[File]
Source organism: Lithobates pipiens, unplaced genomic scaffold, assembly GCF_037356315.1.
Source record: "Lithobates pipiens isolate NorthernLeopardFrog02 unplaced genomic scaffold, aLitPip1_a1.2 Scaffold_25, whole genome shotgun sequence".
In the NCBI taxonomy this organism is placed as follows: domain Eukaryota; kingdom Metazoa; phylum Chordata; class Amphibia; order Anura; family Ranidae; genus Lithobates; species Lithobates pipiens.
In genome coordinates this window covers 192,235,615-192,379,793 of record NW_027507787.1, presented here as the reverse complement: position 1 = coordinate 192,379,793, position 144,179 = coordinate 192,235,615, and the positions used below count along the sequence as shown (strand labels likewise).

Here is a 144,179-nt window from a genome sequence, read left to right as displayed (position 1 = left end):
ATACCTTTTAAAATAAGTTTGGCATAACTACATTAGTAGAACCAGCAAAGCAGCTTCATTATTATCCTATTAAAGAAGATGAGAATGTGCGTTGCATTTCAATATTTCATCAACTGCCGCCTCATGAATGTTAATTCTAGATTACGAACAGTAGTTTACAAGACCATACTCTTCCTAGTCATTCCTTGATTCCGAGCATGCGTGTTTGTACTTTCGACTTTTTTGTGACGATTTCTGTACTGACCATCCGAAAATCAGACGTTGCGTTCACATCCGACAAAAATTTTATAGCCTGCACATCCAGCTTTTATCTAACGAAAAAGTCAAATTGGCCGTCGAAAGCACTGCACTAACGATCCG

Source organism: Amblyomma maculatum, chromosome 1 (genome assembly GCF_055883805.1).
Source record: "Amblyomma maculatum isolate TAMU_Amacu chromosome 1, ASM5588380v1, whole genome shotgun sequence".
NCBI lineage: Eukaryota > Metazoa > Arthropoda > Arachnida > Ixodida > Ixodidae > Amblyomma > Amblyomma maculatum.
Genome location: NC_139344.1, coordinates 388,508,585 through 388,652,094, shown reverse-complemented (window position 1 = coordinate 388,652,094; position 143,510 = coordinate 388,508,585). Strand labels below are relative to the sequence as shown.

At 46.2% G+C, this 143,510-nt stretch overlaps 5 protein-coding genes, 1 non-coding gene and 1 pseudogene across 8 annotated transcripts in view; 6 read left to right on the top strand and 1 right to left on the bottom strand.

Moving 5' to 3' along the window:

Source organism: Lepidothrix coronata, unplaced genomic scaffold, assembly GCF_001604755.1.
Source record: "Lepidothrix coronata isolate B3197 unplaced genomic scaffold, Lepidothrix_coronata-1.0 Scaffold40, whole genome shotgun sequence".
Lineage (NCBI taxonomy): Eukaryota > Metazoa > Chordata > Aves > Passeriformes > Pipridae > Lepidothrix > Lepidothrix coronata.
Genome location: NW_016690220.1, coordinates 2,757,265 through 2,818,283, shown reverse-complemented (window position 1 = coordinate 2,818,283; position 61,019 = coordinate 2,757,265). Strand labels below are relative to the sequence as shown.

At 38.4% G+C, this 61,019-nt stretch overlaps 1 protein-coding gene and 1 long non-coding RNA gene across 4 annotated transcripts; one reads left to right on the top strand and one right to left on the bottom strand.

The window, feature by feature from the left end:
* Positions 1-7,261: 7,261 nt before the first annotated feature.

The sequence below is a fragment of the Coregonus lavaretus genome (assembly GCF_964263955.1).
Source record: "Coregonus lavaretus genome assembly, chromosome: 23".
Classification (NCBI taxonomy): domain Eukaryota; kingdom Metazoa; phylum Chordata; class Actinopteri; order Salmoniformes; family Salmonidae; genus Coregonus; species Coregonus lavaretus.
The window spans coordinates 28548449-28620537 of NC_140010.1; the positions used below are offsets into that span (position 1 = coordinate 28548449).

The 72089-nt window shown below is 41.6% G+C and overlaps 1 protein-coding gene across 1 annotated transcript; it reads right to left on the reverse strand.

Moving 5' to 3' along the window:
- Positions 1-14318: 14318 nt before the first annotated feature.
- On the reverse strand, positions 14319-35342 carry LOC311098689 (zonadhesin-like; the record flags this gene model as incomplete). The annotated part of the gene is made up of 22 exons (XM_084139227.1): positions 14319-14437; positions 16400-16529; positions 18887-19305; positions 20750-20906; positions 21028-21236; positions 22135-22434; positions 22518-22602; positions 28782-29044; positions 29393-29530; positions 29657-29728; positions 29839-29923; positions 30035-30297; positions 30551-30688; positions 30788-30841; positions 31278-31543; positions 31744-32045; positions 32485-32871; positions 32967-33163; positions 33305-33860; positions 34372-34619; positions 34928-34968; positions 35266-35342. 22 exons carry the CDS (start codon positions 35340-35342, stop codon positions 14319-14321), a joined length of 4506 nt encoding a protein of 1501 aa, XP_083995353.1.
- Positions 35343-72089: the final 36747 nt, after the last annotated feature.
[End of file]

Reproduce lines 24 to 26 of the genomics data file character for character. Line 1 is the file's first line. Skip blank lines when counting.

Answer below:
The 72089-nt window shown below is 41.6% G+C and overlaps 1 protein-coding gene across 1 annotated transcript; it reads right to left on the reverse strand.

Moving 5' to 3' along the window:
- Positions 1-14318: 14318 nt before the first annotated feature.